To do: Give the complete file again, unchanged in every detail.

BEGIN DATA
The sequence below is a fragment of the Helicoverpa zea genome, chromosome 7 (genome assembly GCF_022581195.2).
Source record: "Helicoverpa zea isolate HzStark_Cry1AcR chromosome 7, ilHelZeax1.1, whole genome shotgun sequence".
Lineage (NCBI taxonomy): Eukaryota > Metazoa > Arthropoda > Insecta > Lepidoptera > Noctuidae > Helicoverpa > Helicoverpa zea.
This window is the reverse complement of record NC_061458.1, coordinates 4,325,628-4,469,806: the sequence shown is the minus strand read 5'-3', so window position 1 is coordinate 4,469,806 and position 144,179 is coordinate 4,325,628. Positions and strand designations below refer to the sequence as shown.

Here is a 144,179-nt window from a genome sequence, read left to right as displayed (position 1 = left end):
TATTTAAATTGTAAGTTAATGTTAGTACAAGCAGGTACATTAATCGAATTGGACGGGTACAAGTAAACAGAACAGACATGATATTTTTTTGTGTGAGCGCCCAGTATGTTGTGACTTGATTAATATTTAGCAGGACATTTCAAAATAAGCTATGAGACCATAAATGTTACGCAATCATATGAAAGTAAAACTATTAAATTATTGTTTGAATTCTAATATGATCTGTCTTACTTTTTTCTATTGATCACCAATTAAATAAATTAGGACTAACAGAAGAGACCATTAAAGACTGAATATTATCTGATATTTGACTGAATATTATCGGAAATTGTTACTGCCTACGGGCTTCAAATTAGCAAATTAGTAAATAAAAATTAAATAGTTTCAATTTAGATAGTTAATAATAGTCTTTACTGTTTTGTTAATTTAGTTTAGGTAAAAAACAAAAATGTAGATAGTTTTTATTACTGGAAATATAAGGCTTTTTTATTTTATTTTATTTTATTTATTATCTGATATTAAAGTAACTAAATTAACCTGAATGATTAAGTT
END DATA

The sequence below is a fragment of the Helicoverpa zea genome, chromosome 7 (genome assembly GCF_022581195.2).
Source record: "Helicoverpa zea isolate HzStark_Cry1AcR chromosome 7, ilHelZeax1.1, whole genome shotgun sequence".
Lineage (NCBI taxonomy): Eukaryota > Metazoa > Arthropoda > Insecta > Lepidoptera > Noctuidae > Helicoverpa > Helicoverpa zea.
This window is the reverse complement of record NC_061458.1, coordinates 4,325,628-4,469,806: the sequence shown is the minus strand read 5'-3', so window position 1 is coordinate 4,469,806 and position 144,179 is coordinate 4,325,628. Positions and strand designations below refer to the sequence as shown.

Here is a 144,179-nt window from a genome sequence, read left to right as displayed (position 1 = left end):
TATTTAAATTGTAAGTTAATGTTAGTACAAGCAGGTACATTAATCGAATTGGACGGGTACAAGTAAACAGAACAGACATGATATTTTTTTGTGTGAGCGCCCAGTATGTTGTGACTTGATTAATATTTAGCAGGACATTTCAAAATAAGCTATGAGACCATAAATGTTACGCAATCATATGAAAGTAAAACTATTAAATTATTGTTTGAATTCTAATATGATCTGTCTTACTTTTTTCTATTGATCACCAATTAAATAAATTAGGACTAACAGAAGAGACCATTAAAGACTGAATATTATCTGATATTTGACTGAATATTATCGGAAATTGTTACTGCCTACGGGCTTCAAATTAGCAAATTAGTAAATAAAAATTAAATAGTTTCAATTTAGATAGTTAATAATAGTCTTTACTGTTTTGTTAATTTAGTTTAGGTAAAAAACAAAAATGTAGATAGTTTTTATTACTGGAAATATAAGGCTTTTTTATTTTATTTTATTTTATTTATTATCTGATATTAAAGTAACTAAATTAACCTGAATGATTAAGTT